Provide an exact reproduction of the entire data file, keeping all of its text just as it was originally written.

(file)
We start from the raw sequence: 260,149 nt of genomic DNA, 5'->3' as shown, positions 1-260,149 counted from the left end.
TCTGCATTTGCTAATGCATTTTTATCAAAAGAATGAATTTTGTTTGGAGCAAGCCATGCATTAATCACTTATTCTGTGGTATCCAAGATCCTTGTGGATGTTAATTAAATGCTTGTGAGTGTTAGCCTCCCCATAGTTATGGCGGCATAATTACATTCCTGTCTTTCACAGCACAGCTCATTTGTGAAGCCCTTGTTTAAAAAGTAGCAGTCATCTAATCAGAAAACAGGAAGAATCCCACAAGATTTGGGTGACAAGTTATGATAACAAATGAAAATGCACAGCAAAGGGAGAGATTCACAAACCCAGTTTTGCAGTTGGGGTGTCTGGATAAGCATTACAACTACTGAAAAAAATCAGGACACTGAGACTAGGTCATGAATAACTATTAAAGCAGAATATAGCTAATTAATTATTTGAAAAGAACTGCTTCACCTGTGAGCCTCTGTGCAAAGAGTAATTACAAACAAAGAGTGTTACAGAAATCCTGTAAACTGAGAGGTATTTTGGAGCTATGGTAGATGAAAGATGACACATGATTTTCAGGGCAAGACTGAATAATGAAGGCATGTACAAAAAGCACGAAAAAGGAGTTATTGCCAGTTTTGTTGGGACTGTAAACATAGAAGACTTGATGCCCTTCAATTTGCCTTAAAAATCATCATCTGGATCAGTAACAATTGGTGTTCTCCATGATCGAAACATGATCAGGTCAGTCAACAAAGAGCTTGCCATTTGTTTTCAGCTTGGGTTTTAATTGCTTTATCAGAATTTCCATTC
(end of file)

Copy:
We start from the raw sequence: 260,149 nt of genomic DNA, 5'->3' as shown, positions 1-260,149 counted from the left end.
TCTGCATTTGCTAATGCATTTTTATCAAAAGAATGAATTTTGTTTGGAGCAAGCCATGCATTAATCACTTATTCTGTGGTATCCAAGATCCTTGTGGATGTTAATTAAATGCTTGTGAGTGTTAGCCTCCCCATAGTTATGGCGGCATAATTACATTCCTGTCTTTCACAGCACAGCTCATTTGTGAAGCCCTTGTTTAAAAAGTAGCAGTCATCTAATCAGAAAACAGGAAGAATCCCACAAGATTTGGGTGACAAGTTATGATAACAAATGAAAATGCACAGCAAAGGGAGAGATTCACAAACCCAGTTTTGCAGTTGGGGTGTCTGGATAAGCATTACAACTACTGAAAAAAATCAGGACACTGAGACTAGGTCATGAATAACTATTAAAGCAGAATATAGCTAATTAATTATTTGAAAAGAACTGCTTCACCTGTGAGCCTCTGTGCAAAGAGTAATTACAAACAAAGAGTGTTACAGAAATCCTGTAAACTGAGAGGTATTTTGGAGCTATGGTAGATGAAAGATGACACATGATTTTCAGGGCAAGACTGAATAATGAAGGCATGTACAAAAAGCACGAAAAAGGAGTTATTGCCAGTTTTGTTGGGACTGTAAACATAGAAGACTTGATGCCCTTCAATTTGCCTTAAAAATCATCATCTGGATCAGTAACAATTGGTGTTCTCCATGATCGAAACATGATCAGGTCAGTCAACAAAGAGCTTGCCATTTGTTTTCAGCTTGGGTTTTAATTGCTTTATCAGAATTTCCATTC